Cleantech: Say Goodbye To Risk Capital

The cleantech investor is becoming a more conservative investor.

This is the conclusion to draw from the quarterly cleantech investment figures the Cleantech Group released Tuesday. Quarterly investment totals from around the globe rose 13% from last year to $2.57 billion. But deals came to 159, probably the lowest quarterly level since mid-2009.

In other words, 104 of the quarterly deals, or 65%, were follow-on rounds. That meant 93% of the dollars placed, $2.39 billion, went to existing companies, not to new ideas.

“There have been a rash of large, later-stage deals which have propelled (the first quarter of 2011) to the second highest quarter ever for cleantech VC investment” said Sheeraz Haji, Cleantech Group chief executive.

So what’s the explanation? It is not hard to figure out. Cleantech investors have scattered billions of dollars to solar, electric car and smart grid companies over the past five years. But they have yet to see any substantial returns.

With the likelihood of an improving IPO market for cleantech companies this year and next, firms want to lock in profits before spreading more seed money to early stage opportunities.

To illustrate this point, here are some of the quarter’s biggest deals:

*BrightSource Energy, a developer of solar thermal power plants, raised $201 million from VantagePoint Venture Partners, Alstom, Draper Fisher Jurvetson, Chevron and BP Technology Ventures.

*Miasole, the thin-film solar panel maker, closed a $106 million round with Kleiner Perkins Caufield & Byers, Firelake Capital and VantagePoint.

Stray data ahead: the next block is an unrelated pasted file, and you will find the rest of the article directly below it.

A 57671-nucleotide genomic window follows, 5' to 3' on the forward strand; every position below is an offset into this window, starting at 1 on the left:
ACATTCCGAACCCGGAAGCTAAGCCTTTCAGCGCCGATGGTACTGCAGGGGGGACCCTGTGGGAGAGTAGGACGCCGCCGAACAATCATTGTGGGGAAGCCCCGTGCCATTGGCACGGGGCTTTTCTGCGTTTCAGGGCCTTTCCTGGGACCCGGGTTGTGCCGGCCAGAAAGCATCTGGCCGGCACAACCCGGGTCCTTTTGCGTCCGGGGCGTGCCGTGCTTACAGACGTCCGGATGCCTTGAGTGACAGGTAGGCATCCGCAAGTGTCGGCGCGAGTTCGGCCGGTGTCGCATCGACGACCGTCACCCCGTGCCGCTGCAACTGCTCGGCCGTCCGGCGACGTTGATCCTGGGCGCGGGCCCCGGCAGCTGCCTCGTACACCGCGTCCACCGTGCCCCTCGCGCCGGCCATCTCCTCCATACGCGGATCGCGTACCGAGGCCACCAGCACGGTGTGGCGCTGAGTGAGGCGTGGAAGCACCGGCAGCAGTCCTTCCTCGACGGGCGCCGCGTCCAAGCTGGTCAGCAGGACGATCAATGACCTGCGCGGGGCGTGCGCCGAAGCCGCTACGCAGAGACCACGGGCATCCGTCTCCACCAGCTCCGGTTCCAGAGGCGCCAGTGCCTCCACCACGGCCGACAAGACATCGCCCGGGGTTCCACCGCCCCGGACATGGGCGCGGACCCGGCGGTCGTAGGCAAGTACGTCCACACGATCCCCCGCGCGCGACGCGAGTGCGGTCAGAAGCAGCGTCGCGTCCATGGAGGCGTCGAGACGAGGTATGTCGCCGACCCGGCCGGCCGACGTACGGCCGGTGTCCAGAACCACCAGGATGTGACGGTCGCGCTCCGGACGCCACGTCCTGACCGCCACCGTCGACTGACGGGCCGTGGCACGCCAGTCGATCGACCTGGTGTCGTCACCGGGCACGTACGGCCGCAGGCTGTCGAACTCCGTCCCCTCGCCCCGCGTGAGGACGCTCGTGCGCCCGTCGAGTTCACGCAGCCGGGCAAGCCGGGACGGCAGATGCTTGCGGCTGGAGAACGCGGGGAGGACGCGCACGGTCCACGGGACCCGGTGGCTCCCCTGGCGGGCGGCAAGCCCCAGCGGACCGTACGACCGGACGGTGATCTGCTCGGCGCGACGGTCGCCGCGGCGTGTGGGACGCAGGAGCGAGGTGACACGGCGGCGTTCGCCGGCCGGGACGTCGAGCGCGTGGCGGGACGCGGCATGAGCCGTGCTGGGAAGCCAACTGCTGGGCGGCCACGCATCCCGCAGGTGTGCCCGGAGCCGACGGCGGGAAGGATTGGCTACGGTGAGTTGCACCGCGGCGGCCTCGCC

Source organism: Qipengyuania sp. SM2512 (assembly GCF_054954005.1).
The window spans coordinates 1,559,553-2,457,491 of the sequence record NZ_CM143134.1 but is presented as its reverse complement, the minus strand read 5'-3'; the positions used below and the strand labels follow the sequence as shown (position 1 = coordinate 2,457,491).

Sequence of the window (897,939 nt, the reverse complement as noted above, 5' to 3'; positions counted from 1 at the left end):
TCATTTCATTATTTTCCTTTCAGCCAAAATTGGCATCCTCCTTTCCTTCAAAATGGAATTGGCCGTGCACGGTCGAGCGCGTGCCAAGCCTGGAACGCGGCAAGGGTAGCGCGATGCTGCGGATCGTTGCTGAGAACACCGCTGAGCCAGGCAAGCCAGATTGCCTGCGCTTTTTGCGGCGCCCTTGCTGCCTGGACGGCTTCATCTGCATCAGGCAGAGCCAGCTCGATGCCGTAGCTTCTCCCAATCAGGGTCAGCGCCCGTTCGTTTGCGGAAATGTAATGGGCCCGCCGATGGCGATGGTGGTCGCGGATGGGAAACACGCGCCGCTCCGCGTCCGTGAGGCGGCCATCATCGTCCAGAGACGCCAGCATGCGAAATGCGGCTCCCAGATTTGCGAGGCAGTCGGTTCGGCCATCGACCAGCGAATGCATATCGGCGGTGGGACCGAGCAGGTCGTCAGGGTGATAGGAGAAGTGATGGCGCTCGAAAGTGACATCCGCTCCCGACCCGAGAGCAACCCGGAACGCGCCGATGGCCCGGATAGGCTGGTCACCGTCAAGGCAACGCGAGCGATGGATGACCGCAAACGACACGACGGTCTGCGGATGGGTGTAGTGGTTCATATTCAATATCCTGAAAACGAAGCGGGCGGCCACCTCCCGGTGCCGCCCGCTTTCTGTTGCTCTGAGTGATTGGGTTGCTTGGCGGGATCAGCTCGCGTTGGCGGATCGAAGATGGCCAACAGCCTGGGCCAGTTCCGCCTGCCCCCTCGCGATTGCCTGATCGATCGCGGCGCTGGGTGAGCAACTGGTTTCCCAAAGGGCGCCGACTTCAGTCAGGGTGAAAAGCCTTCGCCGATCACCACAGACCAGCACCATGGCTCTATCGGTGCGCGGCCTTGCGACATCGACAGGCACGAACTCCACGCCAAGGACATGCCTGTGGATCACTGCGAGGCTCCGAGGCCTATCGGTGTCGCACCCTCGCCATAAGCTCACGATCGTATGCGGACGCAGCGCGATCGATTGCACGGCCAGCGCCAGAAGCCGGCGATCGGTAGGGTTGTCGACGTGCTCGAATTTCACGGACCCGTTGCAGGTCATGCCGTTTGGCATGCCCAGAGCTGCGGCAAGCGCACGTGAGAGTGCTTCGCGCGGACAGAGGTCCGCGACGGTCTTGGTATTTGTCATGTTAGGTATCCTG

*Fisker Automotive, a producer of plug-in hybrid cars, collected $150 million from New Enterprise Associates, Kleiner Perkins, Advanced Equities and A123 Systems.

*Coda Automotive, also an electric car developer, attracted $76 million from Harbinger Capital Partners, Riverstone Holdings, Aeris Capital, Angeleno Group and other investors.

*Plastic Logic, developer of plastic display screens and an eReader, raised $200 million in equity funding from RUSNANO and Oak Investment Partners. (Not sure why this is included in the cleantech financings, but who am I to say?)

The new conservatism appears most evident in North America, where 85% of the quarterly dollars originated.

Unfortunately, for cleantech investors, the first quarter IPO market didn’t deliver. Only nine companies went public, raising $2.1 billion, down from 30 in the fourth quarter.

But hope is not lost. Leading companies in the sector have been maturing rapidly, and attractive IPOs from firms such as BrightSource, SolarCity, Silver Spring Networks and others could appear in the next 12 to 18 months.

Let’s hope so. VCs need to turn their attention to new technologies, not continue to covet the old.